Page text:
I know of a person who was made a verbal job offer in the morning, only to have it withdrawn that same evening. Unfortunately, in the interim, he resigned from his current job. When he asked for his old job back, his employer refused.
While he may have had cause for action against the first employer who made the verbal offer, it would have been much easier had he requested the offer in writing.
So, the first lesson is: always get the offer in writing before you quit your current job.
But what should be in a job offer? Let’s take a look at the components of a typical job offer.
Reporting relationship and responsibilities. The letter should state the position to which you report (such as “Manager of …”) rather than a person’s name, as that individual may change over time. A list of your duties and responsibilities should be listed in the offer letter or enclosed as an attachment.
Salary. In addition to stating your starting salary, the offer should identify how your salary might increase and when these increases occur. If your position has incentive pay, such as a bonus, how this is calculated and paid should be explained.
Benefits. Most organizations, even small ones, have a benefits plan that provides coverage for things like life insurance, health, dental, disability, etc. In most cases, your potential employer has a summary of the plan details, and you should ask for a copy. There is usually a waiting period to join the plan (often three months), but this can sometimes be waived if you ask. The cost of this coverage is generally shared 50/50, meaning the employer and employee share the cost equally.
Pension. Not every organization has a pension plan but if they do, it will either be a defined contribution or a defined benefit plan. Defined contribution (where the amount you contribute is determined in advance, but the amount you receive is not) is more common. The employer will usually match your contribution in these types of plans. For example, if you contribute 3% of your salary to this plan, the employer contributes the same amount. Defined benefit (where the benefit you receive is identified in advance, such as 2% times your years of service) is less common. Typically, there is a waiting period to join either plan.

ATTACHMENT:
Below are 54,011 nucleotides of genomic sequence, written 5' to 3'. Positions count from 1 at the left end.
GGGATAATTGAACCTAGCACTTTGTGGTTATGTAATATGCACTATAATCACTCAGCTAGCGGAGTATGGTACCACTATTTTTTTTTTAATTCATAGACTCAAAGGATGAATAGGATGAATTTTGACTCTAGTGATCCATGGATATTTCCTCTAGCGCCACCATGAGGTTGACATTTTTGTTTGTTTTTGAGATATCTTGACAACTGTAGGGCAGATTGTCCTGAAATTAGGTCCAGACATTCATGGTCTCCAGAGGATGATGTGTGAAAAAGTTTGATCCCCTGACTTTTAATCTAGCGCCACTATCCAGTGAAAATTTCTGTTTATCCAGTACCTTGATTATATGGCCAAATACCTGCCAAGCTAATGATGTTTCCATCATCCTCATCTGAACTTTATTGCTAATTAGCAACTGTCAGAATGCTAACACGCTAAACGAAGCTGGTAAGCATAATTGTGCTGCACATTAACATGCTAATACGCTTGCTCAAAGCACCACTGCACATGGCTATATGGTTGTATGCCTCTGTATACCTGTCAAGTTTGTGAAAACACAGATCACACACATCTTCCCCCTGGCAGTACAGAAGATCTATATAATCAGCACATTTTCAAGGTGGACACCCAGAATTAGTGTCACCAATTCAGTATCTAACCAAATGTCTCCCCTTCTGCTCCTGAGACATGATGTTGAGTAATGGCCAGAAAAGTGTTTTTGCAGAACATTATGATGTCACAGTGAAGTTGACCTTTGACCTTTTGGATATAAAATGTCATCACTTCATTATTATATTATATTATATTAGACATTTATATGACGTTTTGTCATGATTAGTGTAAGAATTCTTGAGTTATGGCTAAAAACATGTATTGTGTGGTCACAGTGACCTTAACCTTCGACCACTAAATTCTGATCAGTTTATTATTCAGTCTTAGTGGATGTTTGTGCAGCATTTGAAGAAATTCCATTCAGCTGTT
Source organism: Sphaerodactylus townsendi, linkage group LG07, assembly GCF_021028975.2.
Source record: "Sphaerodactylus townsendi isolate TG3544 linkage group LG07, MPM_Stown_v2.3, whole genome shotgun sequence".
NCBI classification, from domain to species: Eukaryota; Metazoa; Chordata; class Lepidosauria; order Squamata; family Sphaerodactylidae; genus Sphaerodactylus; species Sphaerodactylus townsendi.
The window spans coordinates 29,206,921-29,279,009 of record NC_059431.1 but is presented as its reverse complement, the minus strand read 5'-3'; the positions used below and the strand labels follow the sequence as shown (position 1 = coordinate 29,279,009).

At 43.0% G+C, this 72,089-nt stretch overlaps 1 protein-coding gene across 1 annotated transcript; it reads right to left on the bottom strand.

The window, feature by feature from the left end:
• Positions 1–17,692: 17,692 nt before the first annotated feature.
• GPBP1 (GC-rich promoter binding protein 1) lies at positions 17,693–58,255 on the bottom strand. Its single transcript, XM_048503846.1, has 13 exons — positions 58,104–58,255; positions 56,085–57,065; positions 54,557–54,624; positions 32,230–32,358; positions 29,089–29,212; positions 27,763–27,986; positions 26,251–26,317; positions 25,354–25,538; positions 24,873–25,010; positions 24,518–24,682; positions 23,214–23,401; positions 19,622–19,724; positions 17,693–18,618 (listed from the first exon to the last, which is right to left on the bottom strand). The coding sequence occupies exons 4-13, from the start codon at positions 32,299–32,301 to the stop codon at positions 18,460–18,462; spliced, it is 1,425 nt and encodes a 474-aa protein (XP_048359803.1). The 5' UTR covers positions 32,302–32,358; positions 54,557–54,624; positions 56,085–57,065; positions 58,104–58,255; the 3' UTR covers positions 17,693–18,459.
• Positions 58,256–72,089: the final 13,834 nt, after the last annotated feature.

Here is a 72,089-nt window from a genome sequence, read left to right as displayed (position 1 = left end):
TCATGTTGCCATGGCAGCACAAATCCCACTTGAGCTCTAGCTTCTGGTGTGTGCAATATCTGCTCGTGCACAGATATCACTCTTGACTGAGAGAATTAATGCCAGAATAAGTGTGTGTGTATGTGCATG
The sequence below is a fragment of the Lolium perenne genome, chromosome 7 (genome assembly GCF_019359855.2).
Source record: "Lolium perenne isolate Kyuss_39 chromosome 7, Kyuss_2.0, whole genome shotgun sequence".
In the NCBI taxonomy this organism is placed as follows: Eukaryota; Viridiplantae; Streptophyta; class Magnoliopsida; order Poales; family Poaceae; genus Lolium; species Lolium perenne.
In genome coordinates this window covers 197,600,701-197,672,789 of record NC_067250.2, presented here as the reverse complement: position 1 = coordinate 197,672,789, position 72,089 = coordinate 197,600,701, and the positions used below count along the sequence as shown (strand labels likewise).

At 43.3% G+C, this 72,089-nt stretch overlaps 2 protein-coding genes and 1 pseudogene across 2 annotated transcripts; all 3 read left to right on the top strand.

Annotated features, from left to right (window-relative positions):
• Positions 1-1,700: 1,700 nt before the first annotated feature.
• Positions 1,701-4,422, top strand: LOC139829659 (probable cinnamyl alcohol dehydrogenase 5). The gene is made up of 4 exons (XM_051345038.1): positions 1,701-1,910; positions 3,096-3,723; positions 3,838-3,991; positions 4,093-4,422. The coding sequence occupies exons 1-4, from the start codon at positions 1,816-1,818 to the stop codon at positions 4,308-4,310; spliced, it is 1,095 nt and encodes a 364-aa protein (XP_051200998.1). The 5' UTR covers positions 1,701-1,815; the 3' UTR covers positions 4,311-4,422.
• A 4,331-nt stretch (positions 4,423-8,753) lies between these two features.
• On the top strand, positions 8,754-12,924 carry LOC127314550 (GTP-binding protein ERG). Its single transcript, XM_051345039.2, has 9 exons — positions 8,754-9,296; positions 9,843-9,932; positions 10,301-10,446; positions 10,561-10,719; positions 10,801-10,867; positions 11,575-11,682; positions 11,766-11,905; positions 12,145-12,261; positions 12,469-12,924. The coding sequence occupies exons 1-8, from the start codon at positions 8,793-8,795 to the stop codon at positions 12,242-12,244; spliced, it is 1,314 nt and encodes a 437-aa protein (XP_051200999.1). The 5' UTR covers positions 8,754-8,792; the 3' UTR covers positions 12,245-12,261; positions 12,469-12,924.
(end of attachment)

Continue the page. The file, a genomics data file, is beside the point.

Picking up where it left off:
Vacation. You should be clear about how your vacation leave is calculated to avoid misunderstandings. Typically, vacation is “earned.” For example, if you have three weeks’ vacation, the offer may say it is earned at a rate of 1.25 days per month. This means that you are entitled to 1.25 days’ vacation for every month you work. You should also ask how many years you have to work before your vacation entitlement increases. Sick days typically are calculated and accumulate the same way.
Confidentiality. Essentially this clause says that information you learn about the company, like client lists, pricing information, and trade secrets, cannot be disclosed to others while you work there or even after you leave.
Exclusivity. For senior positions, in particular, the letter of offer may contain an exclusivity clause that says, in effect, that you will devote all your time and attention to the organization. It also guards against potential conflicts of interest by stating that you need to obtain your employer’s consent before becoming involved in any outside interests, such as ownership in other companies.
Termination. It may seem strange to talk about termination at the time of hiring, but it is in your best interest to understand what will happen if your employment ends through termination. The employer may terminate your employment for “just cause.” Just cause means some severe misconduct on your part which justifies your immediate termination, for which no notice or severance pay is due to you. More commonly, when employment is terminated, it is done without just cause. In that case, you are typically entitled to some form of working notice or severance pay.
Conditions. Sometimes job offers contain requirements you must meet before the offer becomes binding. For example, the employer may require that you provide copies of your academic transcripts or satisfactory references before the offer is complete. Therefore, it would be advisable not to resign from your current job until the company has confirmed that all conditions have been satisfied.
Acceptance. There may be an acceptance clause at the end of the letter to confirm you have read and understood its terms, that you have not misled the employer in the interview or on your resume, and that you accept the terms and conditions set out. Make sure that you understand what the offer letter says and all the implications of each section. That’s because once you sign it, it becomes the official employment contract between you and your new employer.